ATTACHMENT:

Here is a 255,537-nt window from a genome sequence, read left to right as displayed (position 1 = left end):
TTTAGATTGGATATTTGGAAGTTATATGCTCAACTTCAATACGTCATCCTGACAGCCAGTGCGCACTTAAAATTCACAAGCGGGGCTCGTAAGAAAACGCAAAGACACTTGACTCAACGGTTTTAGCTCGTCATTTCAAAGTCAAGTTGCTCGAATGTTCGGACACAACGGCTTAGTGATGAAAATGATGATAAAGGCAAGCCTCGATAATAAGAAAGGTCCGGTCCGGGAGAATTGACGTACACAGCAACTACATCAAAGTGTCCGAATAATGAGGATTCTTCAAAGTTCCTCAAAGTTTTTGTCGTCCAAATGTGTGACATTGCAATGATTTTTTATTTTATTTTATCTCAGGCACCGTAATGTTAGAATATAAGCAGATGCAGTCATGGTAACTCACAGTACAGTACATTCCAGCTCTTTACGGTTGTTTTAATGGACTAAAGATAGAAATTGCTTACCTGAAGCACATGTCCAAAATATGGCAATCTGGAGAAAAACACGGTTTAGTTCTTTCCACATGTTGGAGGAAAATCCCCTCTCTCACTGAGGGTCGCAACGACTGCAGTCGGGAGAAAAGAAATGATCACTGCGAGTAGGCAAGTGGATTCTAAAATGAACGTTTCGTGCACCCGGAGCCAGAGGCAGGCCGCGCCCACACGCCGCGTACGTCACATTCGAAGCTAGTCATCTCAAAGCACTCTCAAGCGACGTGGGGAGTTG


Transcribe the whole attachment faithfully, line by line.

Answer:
Here is a 255,537-nt window from a genome sequence, read left to right as displayed (position 1 = left end):
TTTAGATTGGATATTTGGAAGTTATATGCTCAACTTCAATACGTCATCCTGACAGCCAGTGCGCACTTAAAATTCACAAGCGGGGCTCGTAAGAAAACGCAAAGACACTTGACTCAACGGTTTTAGCTCGTCATTTCAAAGTCAAGTTGCTCGAATGTTCGGACACAACGGCTTAGTGATGAAAATGATGATAAAGGCAAGCCTCGATAATAAGAAAGGTCCGGTCCGGGAGAATTGACGTACACAGCAACTACATCAAAGTGTCCGAATAATGAGGATTCTTCAAAGTTCCTCAAAGTTTTTGTCGTCCAAATGTGTGACATTGCAATGATTTTTTATTTTATTTTATCTCAGGCACCGTAATGTTAGAATATAAGCAGATGCAGTCATGGTAACTCACAGTACAGTACATTCCAGCTCTTTACGGTTGTTTTAATGGACTAAAGATAGAAATTGCTTACCTGAAGCACATGTCCAAAATATGGCAATCTGGAGAAAAACACGGTTTAGTTCTTTCCACATGTTGGAGGAAAATCCCCTCTCTCACTGAGGGTCGCAACGACTGCAGTCGGGAGAAAAGAAATGATCACTGCGAGTAGGCAAGTGGATTCTAAAATGAACGTTTCGTGCACCCGGAGCCAGAGGCAGGCCGCGCCCACACGCCGCGTACGTCACATTCGAAGCTAGTCATCTCAAAGCACTCTCAAGCGACGTGGGGAGTTG